• Controller based fabrics can centrally compute optimal paths and provide fast convergence by pre-computing failure recovery states

The use of a controller with a photonic fabric provides a number of scaling benefits.  The most obvious benefit is the linear cost curves in terms of price per client port.  The following chart shows the 10G client port cost in scaling from 400 to 3400 ports.

wrk-blog-pic2

The linearity of the Plexxi architecture in terms of client port cost can also be seen in terms of power and cooling.  In a Plexxi architecture, the performance of the network benefits when the controller tries to keep packets in the photonic portion of the network as much as possible, thus limiting silicon switch hops and incurring latency.  Uniformed latency and uniformed power consumption per client power are benefits of the Plexxi architecture:

wrk-blog-pic3

A question we often get is whether a Plexxi network requires a greenfield or can it be deployed in a brownfield.  The answer is there are no greenfields.  Plexxi networks have been deployed in a number of variations.  We have had clients deploy Plexxi in the spine, while leaving the legacy ToR and server connections in place.  We have had clients deploy Plexxi as a replacement strategy for the their leaf/spine network, thus collapsing a two tier or three tier network to a single tier.  We have had clients deploy Plexxi between data centers providing a single hop, load-balanced fabric between data centers.  Traditionally, most Plexxi customers connect our switches to legacy routers and switches using 10G or 40G ports.  We have a handful of customers who have extended the Plexxi fabric via DWDM connections to legacy optical transport platforms.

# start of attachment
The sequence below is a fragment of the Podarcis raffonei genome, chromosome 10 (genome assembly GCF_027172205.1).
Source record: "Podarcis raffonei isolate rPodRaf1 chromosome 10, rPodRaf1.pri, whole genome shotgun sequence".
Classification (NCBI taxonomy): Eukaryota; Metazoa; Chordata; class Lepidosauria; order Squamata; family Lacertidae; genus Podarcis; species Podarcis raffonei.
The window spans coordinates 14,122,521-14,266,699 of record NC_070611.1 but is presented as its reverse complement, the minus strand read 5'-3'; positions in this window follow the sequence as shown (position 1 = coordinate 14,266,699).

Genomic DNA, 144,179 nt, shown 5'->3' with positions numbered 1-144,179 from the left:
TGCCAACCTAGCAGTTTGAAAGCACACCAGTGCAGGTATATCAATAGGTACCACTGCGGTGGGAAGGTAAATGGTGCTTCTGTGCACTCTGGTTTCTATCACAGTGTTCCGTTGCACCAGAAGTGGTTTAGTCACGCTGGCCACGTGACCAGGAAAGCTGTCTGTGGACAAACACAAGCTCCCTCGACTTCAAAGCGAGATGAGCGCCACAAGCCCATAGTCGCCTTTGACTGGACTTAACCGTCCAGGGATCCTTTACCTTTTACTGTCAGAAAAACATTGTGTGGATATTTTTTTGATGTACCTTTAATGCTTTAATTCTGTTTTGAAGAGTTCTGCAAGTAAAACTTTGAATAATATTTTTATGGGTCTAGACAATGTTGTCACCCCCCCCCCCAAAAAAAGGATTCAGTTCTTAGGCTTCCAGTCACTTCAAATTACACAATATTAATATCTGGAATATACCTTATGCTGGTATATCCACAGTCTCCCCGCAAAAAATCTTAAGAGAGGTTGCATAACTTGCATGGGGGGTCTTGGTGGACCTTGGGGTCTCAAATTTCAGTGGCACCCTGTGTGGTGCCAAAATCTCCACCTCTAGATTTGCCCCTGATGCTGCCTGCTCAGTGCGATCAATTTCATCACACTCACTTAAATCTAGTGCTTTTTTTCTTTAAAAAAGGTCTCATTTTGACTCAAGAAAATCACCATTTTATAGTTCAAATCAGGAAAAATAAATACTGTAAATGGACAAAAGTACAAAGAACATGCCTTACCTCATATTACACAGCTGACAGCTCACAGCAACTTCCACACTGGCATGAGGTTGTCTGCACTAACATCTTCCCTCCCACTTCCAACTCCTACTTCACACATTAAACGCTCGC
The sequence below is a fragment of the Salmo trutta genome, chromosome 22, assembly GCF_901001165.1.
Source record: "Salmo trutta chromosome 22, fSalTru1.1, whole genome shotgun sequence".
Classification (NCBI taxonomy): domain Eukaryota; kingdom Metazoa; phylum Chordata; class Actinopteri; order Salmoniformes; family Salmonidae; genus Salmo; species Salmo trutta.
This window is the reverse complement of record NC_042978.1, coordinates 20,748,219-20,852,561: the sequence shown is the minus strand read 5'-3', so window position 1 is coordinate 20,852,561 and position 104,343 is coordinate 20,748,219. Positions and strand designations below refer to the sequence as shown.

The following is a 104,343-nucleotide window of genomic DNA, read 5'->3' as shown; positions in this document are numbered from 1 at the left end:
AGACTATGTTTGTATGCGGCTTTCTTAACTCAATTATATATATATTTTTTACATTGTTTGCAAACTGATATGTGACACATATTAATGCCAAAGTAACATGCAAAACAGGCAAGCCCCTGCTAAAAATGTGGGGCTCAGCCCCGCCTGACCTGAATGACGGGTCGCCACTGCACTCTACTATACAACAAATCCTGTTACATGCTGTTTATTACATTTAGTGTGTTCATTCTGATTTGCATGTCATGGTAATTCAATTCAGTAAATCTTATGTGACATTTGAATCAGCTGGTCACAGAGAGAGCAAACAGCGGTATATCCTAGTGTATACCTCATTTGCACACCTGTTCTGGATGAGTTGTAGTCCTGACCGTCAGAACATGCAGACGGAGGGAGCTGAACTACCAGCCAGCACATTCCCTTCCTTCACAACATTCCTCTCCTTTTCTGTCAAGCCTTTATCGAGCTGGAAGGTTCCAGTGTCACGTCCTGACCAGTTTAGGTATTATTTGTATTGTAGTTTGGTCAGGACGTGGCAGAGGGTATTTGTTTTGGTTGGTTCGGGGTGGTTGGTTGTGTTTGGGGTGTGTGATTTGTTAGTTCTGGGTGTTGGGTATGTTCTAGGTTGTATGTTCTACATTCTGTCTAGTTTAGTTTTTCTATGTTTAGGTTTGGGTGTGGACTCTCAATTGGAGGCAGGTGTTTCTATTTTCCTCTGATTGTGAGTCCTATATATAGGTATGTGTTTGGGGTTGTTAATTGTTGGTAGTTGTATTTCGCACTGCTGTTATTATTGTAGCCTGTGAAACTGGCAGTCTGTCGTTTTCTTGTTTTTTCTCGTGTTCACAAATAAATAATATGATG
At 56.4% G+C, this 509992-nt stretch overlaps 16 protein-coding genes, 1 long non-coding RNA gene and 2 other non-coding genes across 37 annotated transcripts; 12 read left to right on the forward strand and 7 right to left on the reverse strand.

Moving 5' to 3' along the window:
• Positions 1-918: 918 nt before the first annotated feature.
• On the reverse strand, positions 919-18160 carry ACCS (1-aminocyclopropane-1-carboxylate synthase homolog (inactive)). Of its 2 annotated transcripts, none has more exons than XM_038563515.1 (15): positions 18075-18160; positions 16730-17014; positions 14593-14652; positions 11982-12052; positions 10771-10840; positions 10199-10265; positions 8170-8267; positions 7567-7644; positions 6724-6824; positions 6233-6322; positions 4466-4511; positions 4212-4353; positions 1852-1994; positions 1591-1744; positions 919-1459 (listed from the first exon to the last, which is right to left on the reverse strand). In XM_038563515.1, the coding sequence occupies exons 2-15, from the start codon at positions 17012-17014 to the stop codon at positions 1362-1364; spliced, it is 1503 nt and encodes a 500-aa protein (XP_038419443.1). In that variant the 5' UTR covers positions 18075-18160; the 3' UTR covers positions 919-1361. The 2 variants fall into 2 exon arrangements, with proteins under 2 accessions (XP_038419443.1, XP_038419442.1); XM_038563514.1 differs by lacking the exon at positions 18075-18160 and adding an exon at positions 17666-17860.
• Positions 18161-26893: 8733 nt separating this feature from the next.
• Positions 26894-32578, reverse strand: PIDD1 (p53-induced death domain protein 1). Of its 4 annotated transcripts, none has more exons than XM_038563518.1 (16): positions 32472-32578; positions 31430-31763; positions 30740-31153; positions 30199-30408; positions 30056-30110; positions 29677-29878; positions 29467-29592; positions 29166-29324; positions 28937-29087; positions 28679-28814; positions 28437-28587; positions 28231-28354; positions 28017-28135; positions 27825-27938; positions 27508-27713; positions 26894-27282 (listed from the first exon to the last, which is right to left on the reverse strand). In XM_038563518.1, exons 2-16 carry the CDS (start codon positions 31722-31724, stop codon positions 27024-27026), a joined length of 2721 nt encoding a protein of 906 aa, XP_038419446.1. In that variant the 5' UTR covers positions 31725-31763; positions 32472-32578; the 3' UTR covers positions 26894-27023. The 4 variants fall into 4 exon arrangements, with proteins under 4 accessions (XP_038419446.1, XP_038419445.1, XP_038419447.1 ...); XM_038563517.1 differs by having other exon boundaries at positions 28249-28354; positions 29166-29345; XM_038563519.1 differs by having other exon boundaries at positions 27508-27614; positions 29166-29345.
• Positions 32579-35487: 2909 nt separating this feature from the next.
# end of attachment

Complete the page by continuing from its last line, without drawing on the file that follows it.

Another question I have been asked is whether or not our photonic fabric is proprietary.  The way to think about our photonic fabric is to compare it to the fabric modules found in traditional core and spine switches.  What we have done at Plexxi is to take the backplane capacity in spine/core switches found in multi-tier networks and distribute that capacity into each switch.  When you add port capacity, you add fabric capacity.  Five years ago this type of network design was not possible, only with the advent of the modern controller architecture coupled with low cost, multi-path photonic interconnects has it become possible.   The design objective of a Plexxi network is to manage the network as a resource pool that can be correlated with the needs of compute and storage.   We believe that networking is entering the era of plenty and that networks built with rich amounts of path diversity are building blocks of the new networks.  We believe this because that has been direction of compute and storage.  Compute and storage have entered the era of plenty and it is time for the network to enter the era of plenty as well.  The era of plenty for networking will be built using a controller architecture because a controller architecture combined with photonics, merchant silicon and Linux, is the best means to deliver the following benefits:

  • Simplicity: Single tier photonic network
  • High Utilization: Load balanced L2 fabric
  • Controller Architecture: Unified view of network fabric
  • Uniformed Low Latency: Direct connectivity
  • Faster Failure Handling: Pre-computed forward topologies that converge rapidly to target optimum
  • Elastic Network Capacity: Large-scale computation and path optimization through Controller enables fluidity of network capacity
  • Reduced Cabling: Simplified network element deployment and insertion

/wrk

[Today's fun fact: The average American/Canadian drinks about 600 sodas a year. Of course, the American version is 72 ounces compared to Canada's 12 ounces.]

The post Building a Plexxi Network appeared first on Plexxi.